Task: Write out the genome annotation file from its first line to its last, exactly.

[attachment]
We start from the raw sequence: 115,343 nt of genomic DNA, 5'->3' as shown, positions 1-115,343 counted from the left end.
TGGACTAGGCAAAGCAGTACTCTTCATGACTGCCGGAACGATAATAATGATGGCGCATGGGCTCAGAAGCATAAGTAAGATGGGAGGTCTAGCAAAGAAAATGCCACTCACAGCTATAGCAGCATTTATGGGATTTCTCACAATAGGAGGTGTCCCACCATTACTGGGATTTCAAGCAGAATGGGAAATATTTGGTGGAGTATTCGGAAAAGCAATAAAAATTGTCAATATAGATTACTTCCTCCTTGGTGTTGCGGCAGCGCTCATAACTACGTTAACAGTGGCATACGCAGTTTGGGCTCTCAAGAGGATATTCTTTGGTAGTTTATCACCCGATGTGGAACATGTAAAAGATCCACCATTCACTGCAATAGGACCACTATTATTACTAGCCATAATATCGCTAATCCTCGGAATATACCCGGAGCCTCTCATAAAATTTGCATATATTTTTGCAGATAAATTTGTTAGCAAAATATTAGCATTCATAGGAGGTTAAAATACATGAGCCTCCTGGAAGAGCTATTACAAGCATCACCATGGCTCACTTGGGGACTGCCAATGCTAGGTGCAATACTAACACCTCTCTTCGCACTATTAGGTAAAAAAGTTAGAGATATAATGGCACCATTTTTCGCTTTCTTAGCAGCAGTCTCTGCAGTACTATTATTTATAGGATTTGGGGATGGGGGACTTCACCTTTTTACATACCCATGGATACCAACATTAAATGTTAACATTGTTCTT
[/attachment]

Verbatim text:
We start from the raw sequence: 115,343 nt of genomic DNA, 5'->3' as shown, positions 1-115,343 counted from the left end.
TGGACTAGGCAAAGCAGTACTCTTCATGACTGCCGGAACGATAATAATGATGGCGCATGGGCTCAGAAGCATAAGTAAGATGGGAGGTCTAGCAAAGAAAATGCCACTCACAGCTATAGCAGCATTTATGGGATTTCTCACAATAGGAGGTGTCCCACCATTACTGGGATTTCAAGCAGAATGGGAAATATTTGGTGGAGTATTCGGAAAAGCAATAAAAATTGTCAATATAGATTACTTCCTCCTTGGTGTTGCGGCAGCGCTCATAACTACGTTAACAGTGGCATACGCAGTTTGGGCTCTCAAGAGGATATTCTTTGGTAGTTTATCACCCGATGTGGAACATGTAAAAGATCCACCATTCACTGCAATAGGACCACTATTATTACTAGCCATAATATCGCTAATCCTCGGAATATACCCGGAGCCTCTCATAAAATTTGCATATATTTTTGCAGATAAATTTGTTAGCAAAATATTAGCATTCATAGGAGGTTAAAATACATGAGCCTCCTGGAAGAGCTATTACAAGCATCACCATGGCTCACTTGGGGACTGCCAATGCTAGGTGCAATACTAACACCTCTCTTCGCACTATTAGGTAAAAAAGTTAGAGATATAATGGCACCATTTTTCGCTTTCTTAGCAGCAGTCTCTGCAGTACTATTATTTATAGGATTTGGGGATGGGGGACTTCACCTTTTTACATACCCATGGATACCAACATTAAATGTTAACATTGTTCTT